Home CONFIRE CONFIRE Well Worth Additional $75

CONFIRE Well Worth Additional $75

by ECT

Sometimes you do not need text to get ones point across, a picture does the job. Here is a photograph posted last night as crews in Concord battled a structure fire.

Here is one from August 11

The point of these photographs is that $75 for  parcel tax is pretty cheap considering the alternatives of 10 stations closing which is longer response times which put folks in danger. You can stay up to date with fire services by “Liking” the Facebook Group Protect Contra Costa Fire and Emergency Services

Via CONFIRES August 11 Blog:

Fire crews responded to several fires yesterday afternoon and evening:

At 4:46pm crews from Pleasant Hill, Pacheco, Martinez, Walnut Creek, and Concord responded to a reported structure fire at 615 Little Lane in Pleasant Hill. Arriving units found smoke and flames showing from the eaves of a two unit townhome. Crews made a coordinated attack from the interior, the exterior and rooftop to confine and extinguish the fire. Crews were successful in confining the fire to the walls and attic of one of the two units while simultaneously salvaging all of the home’s contents to prevent fire and water damage to the contents. Smoke alarms were working in the home and assisted in notification to the occupants. No citizen or firefighter injuries were reported. Fire crews were committed to this incident for 2 hours. The residents in the affected unit declined temporary housing from the Red Cross and the resident of the second unit was able to return to his home once fire crews and PG&E cleared it of all hazards. The cause of the fire is undetermined, but most likely accidental. Damage estimates were not available.

At just after 6pm, fire crews from El Sobrante and San Pablo responded to assist the Rodeo-Hercules Fire District with a residential structure fire in a home on Myrna Way in Rodeo. Our crews were committed until approximately 7:30pm on this incident.

A few minutes after 10pm, an exterior fire was reported in the 3600 block of Longview Road in Antioch. Fire crews from Pittsburg and Antioch responded to this fire and the first arriving crew found a vehicle on fire next to a home with power lines down in the area. Fire crews were able to get between the vehicle fire and the home and prevent any extension of the fire to the home. The fire was brought under control in 10 minutes, but crews were committed for about an hour for overhaul and mop-up of the fire. There were no injuries reported in this incident.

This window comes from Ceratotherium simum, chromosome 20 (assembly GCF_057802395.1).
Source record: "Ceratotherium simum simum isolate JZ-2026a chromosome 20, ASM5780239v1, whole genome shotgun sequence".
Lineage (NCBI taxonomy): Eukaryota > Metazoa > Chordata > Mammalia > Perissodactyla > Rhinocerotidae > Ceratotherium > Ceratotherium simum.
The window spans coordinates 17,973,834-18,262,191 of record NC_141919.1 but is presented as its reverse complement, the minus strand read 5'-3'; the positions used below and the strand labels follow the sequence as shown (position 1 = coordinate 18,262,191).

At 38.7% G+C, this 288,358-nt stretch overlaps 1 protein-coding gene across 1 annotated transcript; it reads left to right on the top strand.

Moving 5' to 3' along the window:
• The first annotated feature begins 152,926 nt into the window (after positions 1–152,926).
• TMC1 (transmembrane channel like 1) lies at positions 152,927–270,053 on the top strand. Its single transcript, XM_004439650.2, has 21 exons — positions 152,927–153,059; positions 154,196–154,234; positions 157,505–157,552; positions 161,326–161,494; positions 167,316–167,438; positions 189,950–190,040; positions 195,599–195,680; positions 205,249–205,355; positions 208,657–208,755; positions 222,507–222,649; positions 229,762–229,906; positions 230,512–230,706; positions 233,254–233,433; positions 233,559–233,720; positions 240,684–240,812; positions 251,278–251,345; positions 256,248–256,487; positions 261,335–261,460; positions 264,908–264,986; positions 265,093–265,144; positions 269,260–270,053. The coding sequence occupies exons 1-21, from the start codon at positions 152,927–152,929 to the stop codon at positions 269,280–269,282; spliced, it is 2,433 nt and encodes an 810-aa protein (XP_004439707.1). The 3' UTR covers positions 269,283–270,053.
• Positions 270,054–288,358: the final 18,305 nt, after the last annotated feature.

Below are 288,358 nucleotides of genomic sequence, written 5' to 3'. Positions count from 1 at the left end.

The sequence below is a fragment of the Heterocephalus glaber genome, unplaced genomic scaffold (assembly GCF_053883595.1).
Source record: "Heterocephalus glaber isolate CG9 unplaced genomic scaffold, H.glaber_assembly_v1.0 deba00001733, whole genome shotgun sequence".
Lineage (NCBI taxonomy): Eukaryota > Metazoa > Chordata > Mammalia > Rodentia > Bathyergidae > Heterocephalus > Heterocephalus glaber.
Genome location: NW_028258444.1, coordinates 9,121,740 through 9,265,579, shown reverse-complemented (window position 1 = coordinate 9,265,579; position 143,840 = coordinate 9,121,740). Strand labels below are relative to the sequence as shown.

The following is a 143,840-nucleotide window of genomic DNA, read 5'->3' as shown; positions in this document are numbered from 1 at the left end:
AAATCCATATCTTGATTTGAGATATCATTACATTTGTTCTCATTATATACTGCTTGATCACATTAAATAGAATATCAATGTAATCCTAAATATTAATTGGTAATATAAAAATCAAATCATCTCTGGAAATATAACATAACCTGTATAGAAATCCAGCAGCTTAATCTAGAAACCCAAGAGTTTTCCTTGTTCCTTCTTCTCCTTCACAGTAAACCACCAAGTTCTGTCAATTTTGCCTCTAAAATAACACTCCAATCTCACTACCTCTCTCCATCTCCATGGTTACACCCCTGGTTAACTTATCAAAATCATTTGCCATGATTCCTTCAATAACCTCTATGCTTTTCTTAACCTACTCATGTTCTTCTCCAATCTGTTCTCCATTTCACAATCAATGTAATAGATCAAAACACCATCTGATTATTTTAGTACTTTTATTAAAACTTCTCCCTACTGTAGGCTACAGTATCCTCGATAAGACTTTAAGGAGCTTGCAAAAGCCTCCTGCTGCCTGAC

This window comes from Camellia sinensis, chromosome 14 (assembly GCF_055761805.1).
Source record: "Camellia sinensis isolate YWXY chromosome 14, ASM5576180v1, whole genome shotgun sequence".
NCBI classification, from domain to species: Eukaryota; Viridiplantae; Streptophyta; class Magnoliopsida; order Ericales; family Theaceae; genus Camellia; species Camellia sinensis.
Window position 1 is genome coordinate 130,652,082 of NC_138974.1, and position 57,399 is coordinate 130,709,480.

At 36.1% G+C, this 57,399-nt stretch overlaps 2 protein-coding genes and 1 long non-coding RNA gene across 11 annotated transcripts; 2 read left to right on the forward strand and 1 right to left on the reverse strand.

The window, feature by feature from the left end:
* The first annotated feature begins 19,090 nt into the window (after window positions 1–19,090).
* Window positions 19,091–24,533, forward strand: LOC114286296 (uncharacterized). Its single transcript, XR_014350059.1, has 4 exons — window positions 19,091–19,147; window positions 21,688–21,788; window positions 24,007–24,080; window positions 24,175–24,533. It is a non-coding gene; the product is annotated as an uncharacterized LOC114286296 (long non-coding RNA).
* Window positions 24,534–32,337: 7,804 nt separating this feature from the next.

At 10:43 pm a structure fire was reported at 2756 Argyll Avenue in Concord. Fire crews from Concord, Pacheco, Pleasant Hill, and Walnut Creek arrived at an apartment complex to find a detached multi-garage structure, with seven of the ten garages fully involved. The fire was spreading to the remaining three garages, surrounding vegetation and a nearby apartment complex. First arriving crews were able to hold the fire off from spreading to the exposures until more firefighters arrived. Ultimately the fire was contained to the structure of origin and no other structures were damaged. Crews remained on scene for over 4 hours to completely extinguish the fire and assist the owners with salvaging their belongings. A fire investigator was called to the scene and the cause of the fire is under investigation. Damage was estimated at approximately $100,000. No citizen or firefighter injuries were reported. Fire crews were back out at the scene on Saturday morning with heavy equipment from the Fire District overhauling the structure and removing debris.

“The fires in the 10 o’clock hour demonstrate the current ability of the Fire District to respond to multiple fires at the same time over a geographically dispersed area. Last night we had twelve fire crews committed on two incidents for an extended period of time while still meeting the needs of providing emergency response in all of our communities with the remaining sixteen fire crews. This depth of resources is critical to meeting the ongoing needs of emergency services during larger incidents that occur frequently in the Fire District,” stated Fire Marshal Lewis Broschard. “Our commitment of resources in the West County areas earlier in the day is an example of the close working relationship we have with our automatic aid and mutual aid partners in West County,”